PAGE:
Fear of a Bot Planet
|← Previous||Navigation in production order||Next →|
|Season 1 episode|
|Fear of a Bot Planet|
|Title caption||Featuring Gratuitous Alien Nudity|
|First air date||20 April, 1999|
|Title reference||The album Fear of a Black Planet by Public Enemy|
|Opening cartoon||Porky Pig and Bugs Bunny in "A Corny Concerto"|
"Fear of a Bot Planet" is the fifth episode of Futurama, the fifth of the first production season and the fifth of the first broadcast season. It aired on 20 April, 1999, on Fox. The Planet Express crew is sent to Chapek 9, a planet filled with human-hating robots, Bender immediately likes the place, being tired of his friends' opinion of him as nothing more than an item.
Act I: "You humans are so scared of a little robot competition!"
Fry, Leela, Farnsworth, Bender and Zoidberg are at a Blernsball game. Fry is confused about the game rules, such as the ball attached to a thread. They start talking about great players, and Bender brings up Wireless Joe Jackson, of the now-defunct Robot League. Bender drops his beer bottle only to find a robot cleaning up the mess; he becomes enraged due to the fact that robots are used as cleaners and not allowed to play—let alone manage—in blernsball. They argue about whether it's right to exclude literal blern-hitting machines from the human league. Hermes then calls them back to the office for a mission to Chapek 9, "a world inhabited by radical robot separatists … where humans are killed on sight" and that offers a less-than-friendly welcome to humanoid aliens. Bender tries to get out of work, citing the robot holiday of Robanukah. Bender, being asked to actually do something for the first time since working at Planet Express, cries discrimination. They make him go anyway, and he is captured by the native robots after he is unmasked as someone who has had contact with humans.
Act II: "Death to humans!!!"
Fry and Leela disguise themselves as robots and venture onto the planet to try and rescue Bender. They fool the external guards into believing that they like large, properly organized data files, though a lesser degree of approval would have been gleaned had they argued for the value of a flower as an ideal gift. However, Leela accidentally blows their cover by sneezing (after Fry's need for a washroom arouses some suspicion), and they are chased by the planet's Anti Human Patrol, who force them to take refuge in a movie theatre. The movie, It Came from Planet Earth, is a cheesy horror film about a human who breathes fire and eats robots. After the movie, the robots gather for their daily human hunt, where Fry and Leela finally locate Bender—who is an honored guest rather than imprisoned. Bender walks to the stage, where he declares his intention to destroy all humans.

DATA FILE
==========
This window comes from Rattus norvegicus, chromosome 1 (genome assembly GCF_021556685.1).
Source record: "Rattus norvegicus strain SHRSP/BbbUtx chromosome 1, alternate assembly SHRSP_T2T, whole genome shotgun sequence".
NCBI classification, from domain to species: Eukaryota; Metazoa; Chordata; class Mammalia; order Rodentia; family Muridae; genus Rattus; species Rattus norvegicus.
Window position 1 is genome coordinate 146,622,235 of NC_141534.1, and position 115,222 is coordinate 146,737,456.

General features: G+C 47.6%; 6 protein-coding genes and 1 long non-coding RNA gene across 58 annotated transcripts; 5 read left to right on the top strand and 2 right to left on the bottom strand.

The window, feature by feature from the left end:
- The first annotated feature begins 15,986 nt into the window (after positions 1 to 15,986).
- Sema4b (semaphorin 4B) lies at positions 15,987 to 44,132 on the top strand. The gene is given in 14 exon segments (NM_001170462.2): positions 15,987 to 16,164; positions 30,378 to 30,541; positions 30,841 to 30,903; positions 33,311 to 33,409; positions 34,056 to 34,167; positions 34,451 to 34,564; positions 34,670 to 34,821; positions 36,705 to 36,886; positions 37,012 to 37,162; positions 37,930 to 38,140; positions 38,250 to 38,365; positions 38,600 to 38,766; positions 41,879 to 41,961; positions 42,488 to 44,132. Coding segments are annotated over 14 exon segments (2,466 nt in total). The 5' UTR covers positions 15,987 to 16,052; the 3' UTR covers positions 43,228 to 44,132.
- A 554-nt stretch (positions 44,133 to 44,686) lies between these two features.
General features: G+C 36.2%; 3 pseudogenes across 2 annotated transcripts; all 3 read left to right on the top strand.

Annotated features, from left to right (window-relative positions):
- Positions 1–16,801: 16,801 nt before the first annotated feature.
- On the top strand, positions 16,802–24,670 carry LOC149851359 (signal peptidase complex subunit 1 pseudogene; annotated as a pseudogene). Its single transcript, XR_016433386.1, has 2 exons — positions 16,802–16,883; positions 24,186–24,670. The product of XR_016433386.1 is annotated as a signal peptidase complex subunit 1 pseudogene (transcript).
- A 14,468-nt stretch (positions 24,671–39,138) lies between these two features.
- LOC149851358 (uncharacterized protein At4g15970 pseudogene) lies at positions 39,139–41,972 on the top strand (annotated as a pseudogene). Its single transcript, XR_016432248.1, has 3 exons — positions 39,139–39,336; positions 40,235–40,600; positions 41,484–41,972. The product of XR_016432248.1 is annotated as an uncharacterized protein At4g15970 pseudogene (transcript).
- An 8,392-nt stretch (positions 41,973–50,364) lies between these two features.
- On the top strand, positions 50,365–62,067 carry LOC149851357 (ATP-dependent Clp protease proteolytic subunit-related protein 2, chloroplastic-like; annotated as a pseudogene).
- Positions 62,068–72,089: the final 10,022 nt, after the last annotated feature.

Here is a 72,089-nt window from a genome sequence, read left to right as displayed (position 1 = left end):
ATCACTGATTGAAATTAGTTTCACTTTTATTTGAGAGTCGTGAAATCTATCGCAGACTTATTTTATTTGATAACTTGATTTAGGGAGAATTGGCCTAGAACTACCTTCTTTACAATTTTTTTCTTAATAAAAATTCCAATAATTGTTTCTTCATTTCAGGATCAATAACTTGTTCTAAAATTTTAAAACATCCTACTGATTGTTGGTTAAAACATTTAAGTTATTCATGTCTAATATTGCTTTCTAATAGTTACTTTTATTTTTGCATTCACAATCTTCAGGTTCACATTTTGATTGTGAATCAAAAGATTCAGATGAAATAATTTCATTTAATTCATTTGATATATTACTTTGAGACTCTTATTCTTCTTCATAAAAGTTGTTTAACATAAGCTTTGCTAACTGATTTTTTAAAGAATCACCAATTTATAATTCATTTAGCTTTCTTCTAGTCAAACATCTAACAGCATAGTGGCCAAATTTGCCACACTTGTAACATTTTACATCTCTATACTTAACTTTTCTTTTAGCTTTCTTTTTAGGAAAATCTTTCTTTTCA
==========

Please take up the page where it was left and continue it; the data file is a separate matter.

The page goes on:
Act III: "Got you, you murderous flesh piles!"
After advertising his spoken-word album, the human hunt begins in earnest, which allows Leela and Fry to talk to Bender, who has crept away to read decomposing pornography. Bender tells them he wants to stay, but that they should leave. All three are caught when one of Bender's followers comes in on him to tell him of the album's stunning success; Bender pretends to have been in the process of capturing Leela and Fry. They are given a mock trial for the crime of being human. Leela points out to their accusers that she has one eye and therefore must be non-human, but she and Fry are still sentenced by the Computer Judge to perform tedious calculations and spot-weld automobiles, in return for the performance of these slavish tasks by robots on Earth. When convicted, they are taken before a council of Robot Elders who decide Fry and Leela must be killed. The Elders instruct Bender to kill them himself. He refuses, and they then turn on all of them. In an unusual display of cunning, Fry helps them escape by threatening to breathe fire on the Elders. This works only because the Robot Elders cannot recall whether fire-breathing is an actual human attribute or one they had fabricated for propaganda purposes. While the crew are lifted up to the ship, the robots try to capture them by climbing onto each other's shoulders, but Bender saves Leela and Fry by dropping the package in the topmost one's hands, which he had forgotten to drop off when he was first captured. It turns out to be a box of desperately-needed lug nuts, and the robots cheer and break off their pursuit. Back on the ship, they all celebrate Robanukah, which Bender admits he made up to get out of work.
- The Robot Mayor says "that makes 146 thousand unsuccessful hunts in a row," suggesting that the robots have been on Chapek 9 for exactly 400 years if they only do one hunt a day. One of the Robots Elders says that the Robot Elders were hand-carved from meteorites over four centuries ago.
- However this assumes that the years on Chapek 9 are roughly the same length as Earth years.
- The episode aired exactly 110 years after Adolf Hitler, known for his racism, was born.